No Time to Waste: IMF Managing Director Christine Lagarde

by iMFdirect

The IMF’s managing director Christine Lagarde gave her first press conference today, in which she outlined three focal issues for the institution:

Our analysis of the connections between and among countries’ economies and financial sectors

The credibility of our analysis to countries must be candid and evenhanded

A comprehensive approach to our work that includes employment and social issues to help create stable economies.

Lagarde told the assembled reporters she had arrived in Washington soon after her selection because “there are many issues to address that cannot wait for a summer holiday.”

In an interview the day before, Lagarde said sovereign debt and capital flows were two of the main challenges facing the global economy.

Have a look: 



5 Responses

  1. Given rising probability of a second slump, a closer look into banks’ Level-3 assets seems advisable.

  2. @Christine Lagarde “Let us not forget that we are just coming out of one of the biggest financial crises in centuries.”

    Yes, but now, three years later, what is really scary is that the regulators have yet not been able to understand, and much less acknowledge, the monstrous mistake they did when defining capital requirements for banks based on the credit ratings being right, instead of taking the precautions to safeguard the financial system for when these ratings would be wrong.

    Never ever has so much pro-cyclicality been introduced and, to top it up, they are now awarding some systemic important financial institutions “too-big-to-fail” franchises, paid for with some minor capital increases in comfortable installments, and de-facto leaving all “systemic un-important and irrelevant financial institutions” hanging in the air.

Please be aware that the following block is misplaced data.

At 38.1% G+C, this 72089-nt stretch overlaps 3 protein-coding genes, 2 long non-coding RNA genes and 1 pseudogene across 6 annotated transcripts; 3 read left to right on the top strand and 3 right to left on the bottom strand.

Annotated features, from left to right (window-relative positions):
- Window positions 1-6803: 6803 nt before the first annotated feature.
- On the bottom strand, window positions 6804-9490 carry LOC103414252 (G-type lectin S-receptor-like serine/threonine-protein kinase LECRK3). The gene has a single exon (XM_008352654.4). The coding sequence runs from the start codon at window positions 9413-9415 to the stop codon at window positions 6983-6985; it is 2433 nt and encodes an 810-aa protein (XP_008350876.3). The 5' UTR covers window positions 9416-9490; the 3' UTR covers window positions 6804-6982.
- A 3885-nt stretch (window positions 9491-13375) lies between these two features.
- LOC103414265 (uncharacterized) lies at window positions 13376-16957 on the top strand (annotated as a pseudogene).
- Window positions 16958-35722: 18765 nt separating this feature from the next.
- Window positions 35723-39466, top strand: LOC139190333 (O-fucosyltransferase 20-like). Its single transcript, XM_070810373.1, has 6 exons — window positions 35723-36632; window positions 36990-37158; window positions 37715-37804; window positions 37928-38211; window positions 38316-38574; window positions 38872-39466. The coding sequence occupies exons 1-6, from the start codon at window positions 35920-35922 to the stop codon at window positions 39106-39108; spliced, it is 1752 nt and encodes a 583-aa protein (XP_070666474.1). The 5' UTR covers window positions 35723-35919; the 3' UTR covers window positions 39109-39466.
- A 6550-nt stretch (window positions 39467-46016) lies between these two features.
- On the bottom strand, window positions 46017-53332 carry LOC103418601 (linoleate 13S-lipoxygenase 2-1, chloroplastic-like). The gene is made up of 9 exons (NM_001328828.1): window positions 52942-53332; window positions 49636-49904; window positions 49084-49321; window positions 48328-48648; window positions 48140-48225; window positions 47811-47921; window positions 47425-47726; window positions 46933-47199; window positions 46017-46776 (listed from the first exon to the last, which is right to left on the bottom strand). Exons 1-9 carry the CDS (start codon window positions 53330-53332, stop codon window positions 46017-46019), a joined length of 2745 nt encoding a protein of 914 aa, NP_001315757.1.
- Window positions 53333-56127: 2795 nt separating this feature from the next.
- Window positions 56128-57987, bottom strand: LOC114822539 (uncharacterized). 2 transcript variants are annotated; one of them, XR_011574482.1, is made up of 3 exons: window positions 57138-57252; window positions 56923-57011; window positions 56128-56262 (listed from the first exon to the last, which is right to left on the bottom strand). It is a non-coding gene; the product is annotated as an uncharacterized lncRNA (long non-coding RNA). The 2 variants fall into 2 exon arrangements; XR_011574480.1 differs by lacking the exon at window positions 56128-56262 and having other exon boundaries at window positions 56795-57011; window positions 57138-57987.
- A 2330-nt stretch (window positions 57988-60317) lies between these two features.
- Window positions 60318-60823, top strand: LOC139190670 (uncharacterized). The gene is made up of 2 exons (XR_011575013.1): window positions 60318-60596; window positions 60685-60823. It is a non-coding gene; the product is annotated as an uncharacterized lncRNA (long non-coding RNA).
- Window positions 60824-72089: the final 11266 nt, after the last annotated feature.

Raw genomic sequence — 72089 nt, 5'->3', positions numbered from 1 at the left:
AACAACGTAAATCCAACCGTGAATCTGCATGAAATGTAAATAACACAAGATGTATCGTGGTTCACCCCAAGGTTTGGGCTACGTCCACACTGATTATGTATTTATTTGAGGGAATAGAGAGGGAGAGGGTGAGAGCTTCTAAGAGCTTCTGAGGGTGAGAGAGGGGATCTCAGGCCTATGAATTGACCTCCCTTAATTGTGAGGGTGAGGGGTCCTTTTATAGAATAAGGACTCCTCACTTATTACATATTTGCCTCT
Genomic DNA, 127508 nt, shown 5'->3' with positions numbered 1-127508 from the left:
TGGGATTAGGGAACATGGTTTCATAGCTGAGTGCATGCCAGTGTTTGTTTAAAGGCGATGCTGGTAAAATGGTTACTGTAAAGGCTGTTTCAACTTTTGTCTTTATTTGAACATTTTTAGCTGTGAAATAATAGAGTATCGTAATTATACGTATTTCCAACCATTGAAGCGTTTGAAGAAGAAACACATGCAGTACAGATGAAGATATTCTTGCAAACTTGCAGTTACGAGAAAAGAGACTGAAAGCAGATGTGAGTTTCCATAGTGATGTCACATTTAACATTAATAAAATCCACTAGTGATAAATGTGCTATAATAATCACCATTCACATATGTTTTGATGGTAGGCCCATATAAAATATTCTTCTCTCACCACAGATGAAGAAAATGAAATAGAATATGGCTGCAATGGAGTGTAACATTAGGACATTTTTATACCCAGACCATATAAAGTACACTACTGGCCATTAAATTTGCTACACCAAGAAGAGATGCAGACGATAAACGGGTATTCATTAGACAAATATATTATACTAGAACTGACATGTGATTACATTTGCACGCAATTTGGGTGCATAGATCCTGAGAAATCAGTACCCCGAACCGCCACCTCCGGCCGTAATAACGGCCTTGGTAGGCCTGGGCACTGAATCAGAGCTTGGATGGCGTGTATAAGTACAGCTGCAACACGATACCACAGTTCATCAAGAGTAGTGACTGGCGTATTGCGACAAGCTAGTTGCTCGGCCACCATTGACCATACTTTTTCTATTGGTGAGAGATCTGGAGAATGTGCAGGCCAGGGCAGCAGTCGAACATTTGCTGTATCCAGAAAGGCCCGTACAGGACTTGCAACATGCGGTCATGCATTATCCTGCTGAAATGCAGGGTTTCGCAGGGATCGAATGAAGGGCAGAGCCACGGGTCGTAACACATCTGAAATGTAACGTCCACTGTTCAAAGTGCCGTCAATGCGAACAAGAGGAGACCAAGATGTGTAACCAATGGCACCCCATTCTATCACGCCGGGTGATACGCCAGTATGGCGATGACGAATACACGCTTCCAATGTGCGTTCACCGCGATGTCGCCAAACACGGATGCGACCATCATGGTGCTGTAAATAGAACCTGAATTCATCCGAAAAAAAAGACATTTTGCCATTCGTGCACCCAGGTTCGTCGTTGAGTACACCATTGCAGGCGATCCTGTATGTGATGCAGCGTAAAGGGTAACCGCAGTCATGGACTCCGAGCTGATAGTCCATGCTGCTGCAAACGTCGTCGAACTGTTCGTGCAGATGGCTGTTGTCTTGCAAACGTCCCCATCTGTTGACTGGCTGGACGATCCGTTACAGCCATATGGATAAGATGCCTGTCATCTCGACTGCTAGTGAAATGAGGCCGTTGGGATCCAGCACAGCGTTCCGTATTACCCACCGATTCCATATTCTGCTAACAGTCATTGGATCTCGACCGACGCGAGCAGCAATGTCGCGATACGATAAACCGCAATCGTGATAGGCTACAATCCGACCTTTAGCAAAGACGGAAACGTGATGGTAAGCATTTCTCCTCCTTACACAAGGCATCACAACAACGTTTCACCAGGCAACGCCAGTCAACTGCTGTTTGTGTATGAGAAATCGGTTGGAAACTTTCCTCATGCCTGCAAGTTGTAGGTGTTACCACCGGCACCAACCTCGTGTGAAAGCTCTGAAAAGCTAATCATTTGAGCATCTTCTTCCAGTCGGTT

We cannot but hope that “the largest, biggest, and most powerful brain power assembled together under one roof” starts functioning better. Good luck Mme Christine Lagarde, it behooves us all you have tons of it.

    • Per,

      If you have not read it, the attached early 2007 paper by Mason and Rosner is defrinitely informative in re. rating agencies and RMBS and CDO.

      Where Did the Risk Go? How Misapplied
      Bond Ratings Cause Mortgage Backed
      Securities and Collateralized Debt Obligation
      Market Disruptions [PDF]

      I recall that it was often dismissed but certainly helped me see ‘around the corner’ into 2008’s problems.



      • I do not really have a problem with the credit ratings… the raters are human and fallible, and, if you allow for Heisenberg´s uncertainty principle to come into play, then the more precise you try to measure the creditworthiness of a borrower the more you might affect that same creditworthiness.

        But I sure have a problem with regulators that should know that their only real concern is when credit ratings are wrong and that they have no problem whatsoever when the credit ratings are right, and still they ordain capital requirements for banks that are based on the ratings being right. I just do not want regulators of that sort looking over our banks, and especially those who when regulating have not even defined the purpose of our banks.

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